About four weeks ago, I explained to my two boys that, this year, we’d be having two Christmases – one at our friends’ place in Melbourne and, because we couldn’t fit all the presents in our car (what with the two kids, one dog and several bags), another Christmas when we got home.
“Three Christmases,” commented my ever-optimistic youngest, mini-CBRbound. “Why three?” I asked. “Don’t forget ‘container Christmas’,” he responded, “when all our stuff turns up.” So, three it was, and last week was container Christmas, when all the things we’d waved off from Denmark in October finally found their way back to us in Canberra.
So that’s the good news. We now have more than five sets of clothes each, the kids have greeted once ‘boring’ toys with the same zeal as when they were new, and the dog has his favourite blanket back, to drag all over the house and settle down on wherever he likes. Oh and the kids have bikes. Glorious, freedom-granting, energy-sapping, shiny, disinfectant-smelling bikes.
The house we were rattling around in last week, with some borrowed furniture and a few donated appliances, now feels like a home, with sofas, a dining table and a proper desk for the office. We can even make smoothies and toasties now that our small appliances have arrived. And because they have, we feel as though we have too – arrived, that is.
The process has not been without its frustrations. Our removals company have been as helpful as a rabbit dropping in a slice of raisin bread. They arrived five hours after their promised arrival time and, when it reached 5pm (they arrived at 3pm), were set to leave us with our beds unbuilt until one of the team took pity and stayed late to help put them together.
The ‘unpackers’ – to be a team of two girls to unpack boxes and two guys to rebuild any remaining furniture – turned out to be one girl whose idea of unpacking largely consisted of tipping boxes out onto the floor until we asked her to stop and to leave. The two guys who eventually turned up had no idea they were supposed to be building furniture and didn’t have any tools anyway. “Put a call in to the office,” they suggested. So we did, a few times. We’re still waiting to be called back three days later. If only they’d been so slow to invoice for their services.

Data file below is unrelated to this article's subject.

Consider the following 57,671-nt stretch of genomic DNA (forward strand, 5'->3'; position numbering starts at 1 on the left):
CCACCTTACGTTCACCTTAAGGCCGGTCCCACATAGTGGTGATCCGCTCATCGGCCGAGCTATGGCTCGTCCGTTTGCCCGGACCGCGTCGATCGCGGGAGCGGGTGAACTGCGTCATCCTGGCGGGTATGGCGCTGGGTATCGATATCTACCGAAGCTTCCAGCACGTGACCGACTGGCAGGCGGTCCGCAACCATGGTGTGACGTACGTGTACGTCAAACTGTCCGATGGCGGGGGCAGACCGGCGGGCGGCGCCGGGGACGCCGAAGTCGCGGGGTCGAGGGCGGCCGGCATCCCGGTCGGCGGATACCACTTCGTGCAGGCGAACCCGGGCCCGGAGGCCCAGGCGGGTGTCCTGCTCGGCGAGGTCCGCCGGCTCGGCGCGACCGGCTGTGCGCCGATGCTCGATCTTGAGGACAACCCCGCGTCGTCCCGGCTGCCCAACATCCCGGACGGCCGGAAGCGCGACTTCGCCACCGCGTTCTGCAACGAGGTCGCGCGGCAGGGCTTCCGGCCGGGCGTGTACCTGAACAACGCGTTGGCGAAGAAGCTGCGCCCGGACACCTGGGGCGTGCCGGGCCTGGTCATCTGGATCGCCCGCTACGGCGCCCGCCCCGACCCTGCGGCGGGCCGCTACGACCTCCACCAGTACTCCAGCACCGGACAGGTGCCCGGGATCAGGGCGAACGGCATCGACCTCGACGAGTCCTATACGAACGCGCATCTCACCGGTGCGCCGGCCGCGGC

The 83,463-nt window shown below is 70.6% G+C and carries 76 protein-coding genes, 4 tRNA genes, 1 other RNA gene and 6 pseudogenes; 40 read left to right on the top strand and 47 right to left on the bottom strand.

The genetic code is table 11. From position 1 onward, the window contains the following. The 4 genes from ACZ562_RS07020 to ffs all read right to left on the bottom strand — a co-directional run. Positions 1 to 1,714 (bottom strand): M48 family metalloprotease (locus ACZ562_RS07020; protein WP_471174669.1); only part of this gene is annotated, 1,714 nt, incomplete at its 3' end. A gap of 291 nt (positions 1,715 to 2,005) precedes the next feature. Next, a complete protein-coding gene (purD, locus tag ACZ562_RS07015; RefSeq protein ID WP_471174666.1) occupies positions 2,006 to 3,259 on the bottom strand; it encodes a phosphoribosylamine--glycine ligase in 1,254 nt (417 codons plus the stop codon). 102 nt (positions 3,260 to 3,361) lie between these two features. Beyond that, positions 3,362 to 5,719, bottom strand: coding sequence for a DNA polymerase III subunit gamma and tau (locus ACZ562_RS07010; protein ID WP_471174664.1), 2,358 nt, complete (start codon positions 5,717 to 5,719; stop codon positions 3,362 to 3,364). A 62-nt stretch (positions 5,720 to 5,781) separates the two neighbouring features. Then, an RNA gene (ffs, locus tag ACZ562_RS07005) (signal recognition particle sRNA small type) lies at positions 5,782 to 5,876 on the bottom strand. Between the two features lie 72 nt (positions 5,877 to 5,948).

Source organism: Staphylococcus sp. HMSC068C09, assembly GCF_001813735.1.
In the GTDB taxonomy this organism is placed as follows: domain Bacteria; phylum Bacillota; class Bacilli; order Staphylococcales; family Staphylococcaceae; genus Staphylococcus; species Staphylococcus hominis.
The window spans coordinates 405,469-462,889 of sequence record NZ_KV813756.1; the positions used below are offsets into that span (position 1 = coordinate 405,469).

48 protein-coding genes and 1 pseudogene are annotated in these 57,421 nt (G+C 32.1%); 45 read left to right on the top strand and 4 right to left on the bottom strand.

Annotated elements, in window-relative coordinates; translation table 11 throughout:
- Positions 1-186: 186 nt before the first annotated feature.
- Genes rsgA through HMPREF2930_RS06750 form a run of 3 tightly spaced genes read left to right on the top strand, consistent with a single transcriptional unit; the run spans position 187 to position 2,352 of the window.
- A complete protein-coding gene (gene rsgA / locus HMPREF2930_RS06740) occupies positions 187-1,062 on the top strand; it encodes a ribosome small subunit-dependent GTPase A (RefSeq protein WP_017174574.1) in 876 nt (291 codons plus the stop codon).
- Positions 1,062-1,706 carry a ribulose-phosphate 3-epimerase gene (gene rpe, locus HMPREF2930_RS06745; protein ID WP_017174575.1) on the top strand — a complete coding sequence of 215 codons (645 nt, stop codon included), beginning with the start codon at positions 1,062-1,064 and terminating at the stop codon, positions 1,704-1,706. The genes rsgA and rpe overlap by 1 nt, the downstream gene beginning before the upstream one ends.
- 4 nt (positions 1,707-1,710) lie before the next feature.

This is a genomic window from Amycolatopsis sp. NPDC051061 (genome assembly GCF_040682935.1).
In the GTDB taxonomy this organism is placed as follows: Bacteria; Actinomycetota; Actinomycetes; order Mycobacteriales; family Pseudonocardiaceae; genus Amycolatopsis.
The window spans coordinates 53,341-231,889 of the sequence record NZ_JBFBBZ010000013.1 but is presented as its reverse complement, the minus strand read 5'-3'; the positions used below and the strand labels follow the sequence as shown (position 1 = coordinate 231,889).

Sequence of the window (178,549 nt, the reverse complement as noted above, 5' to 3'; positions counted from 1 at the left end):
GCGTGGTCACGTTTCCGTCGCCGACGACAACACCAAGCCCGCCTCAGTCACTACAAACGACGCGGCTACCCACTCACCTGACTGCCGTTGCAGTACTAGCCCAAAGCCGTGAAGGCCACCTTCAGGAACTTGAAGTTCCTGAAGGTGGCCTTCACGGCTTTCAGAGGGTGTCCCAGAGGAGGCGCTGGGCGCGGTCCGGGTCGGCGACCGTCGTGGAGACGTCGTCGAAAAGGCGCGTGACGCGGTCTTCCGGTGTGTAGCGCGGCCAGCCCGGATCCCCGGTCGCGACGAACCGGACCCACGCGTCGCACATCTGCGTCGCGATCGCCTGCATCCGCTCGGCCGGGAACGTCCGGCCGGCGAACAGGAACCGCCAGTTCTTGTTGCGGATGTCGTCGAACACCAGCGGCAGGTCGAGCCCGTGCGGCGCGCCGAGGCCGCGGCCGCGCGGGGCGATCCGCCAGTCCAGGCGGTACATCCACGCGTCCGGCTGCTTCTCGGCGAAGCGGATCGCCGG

It’s been an exhausting few days , making sense of all the boxes (many mis-labelled and many placed in the wrong rooms) and it turned out that the original packers had a bit of a sense of humour about packing the power leads in different boxes to the appliances they fitted. Oh, and table legs in different boxes to the tables they were for. But despite it all (and perhaps because of it all) my wife and I feel as though we’ve climbed a mountain successfully and planted our flag on the summit.
We’re exhausted, but proud that we’ve made it this far. We’ll start the battle for service (and perhaps a refund of some of our fee) from the removals company again tomorrow, but for now, sitting on a sofa that we last saw 15,000 kilometres away, and realising that our real home, with all its trappings and comforts, is now firmly placed in the southern hemisphere, you’ll forgive us if we take a moment to raise a glass of wine and take it all in.
Cheers. Welcome to Canberra. Welcome home.